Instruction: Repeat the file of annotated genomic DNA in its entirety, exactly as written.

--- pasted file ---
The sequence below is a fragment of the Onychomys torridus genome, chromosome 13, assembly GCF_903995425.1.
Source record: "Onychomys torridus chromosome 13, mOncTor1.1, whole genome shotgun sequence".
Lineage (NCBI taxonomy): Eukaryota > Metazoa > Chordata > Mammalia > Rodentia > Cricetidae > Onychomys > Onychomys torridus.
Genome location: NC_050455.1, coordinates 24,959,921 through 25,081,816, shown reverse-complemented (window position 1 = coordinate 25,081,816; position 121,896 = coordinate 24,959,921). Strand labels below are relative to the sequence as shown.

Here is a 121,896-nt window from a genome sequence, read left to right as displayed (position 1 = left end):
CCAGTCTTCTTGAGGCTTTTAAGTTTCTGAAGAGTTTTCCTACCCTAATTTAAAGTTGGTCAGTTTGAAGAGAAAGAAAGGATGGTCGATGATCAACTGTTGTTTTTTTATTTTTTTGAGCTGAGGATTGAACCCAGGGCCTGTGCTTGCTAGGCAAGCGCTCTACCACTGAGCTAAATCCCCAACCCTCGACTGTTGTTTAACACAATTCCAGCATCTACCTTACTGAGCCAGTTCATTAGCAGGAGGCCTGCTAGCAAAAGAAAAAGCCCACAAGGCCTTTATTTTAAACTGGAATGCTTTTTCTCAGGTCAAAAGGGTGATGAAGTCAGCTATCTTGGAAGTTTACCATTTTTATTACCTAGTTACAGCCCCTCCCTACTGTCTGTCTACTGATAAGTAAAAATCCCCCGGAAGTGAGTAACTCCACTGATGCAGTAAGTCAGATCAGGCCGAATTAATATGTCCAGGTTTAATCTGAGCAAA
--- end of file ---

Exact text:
The sequence below is a fragment of the Onychomys torridus genome, chromosome 13, assembly GCF_903995425.1.
Source record: "Onychomys torridus chromosome 13, mOncTor1.1, whole genome shotgun sequence".
Lineage (NCBI taxonomy): Eukaryota > Metazoa > Chordata > Mammalia > Rodentia > Cricetidae > Onychomys > Onychomys torridus.
Genome location: NC_050455.1, coordinates 24,959,921 through 25,081,816, shown reverse-complemented (window position 1 = coordinate 25,081,816; position 121,896 = coordinate 24,959,921). Strand labels below are relative to the sequence as shown.

Here is a 121,896-nt window from a genome sequence, read left to right as displayed (position 1 = left end):
CCAGTCTTCTTGAGGCTTTTAAGTTTCTGAAGAGTTTTCCTACCCTAATTTAAAGTTGGTCAGTTTGAAGAGAAAGAAAGGATGGTCGATGATCAACTGTTGTTTTTTTATTTTTTTGAGCTGAGGATTGAACCCAGGGCCTGTGCTTGCTAGGCAAGCGCTCTACCACTGAGCTAAATCCCCAACCCTCGACTGTTGTTTAACACAATTCCAGCATCTACCTTACTGAGCCAGTTCATTAGCAGGAGGCCTGCTAGCAAAAGAAAAAGCCCACAAGGCCTTTATTTTAAACTGGAATGCTTTTTCTCAGGTCAAAAGGGTGATGAAGTCAGCTATCTTGGAAGTTTACCATTTTTATTACCTAGTTACAGCCCCTCCCTACTGTCTGTCTACTGATAAGTAAAAATCCCCCGGAAGTGAGTAACTCCACTGATGCAGTAAGTCAGATCAGGCCGAATTAATATGTCCAGGTTTAATCTGAGCAAA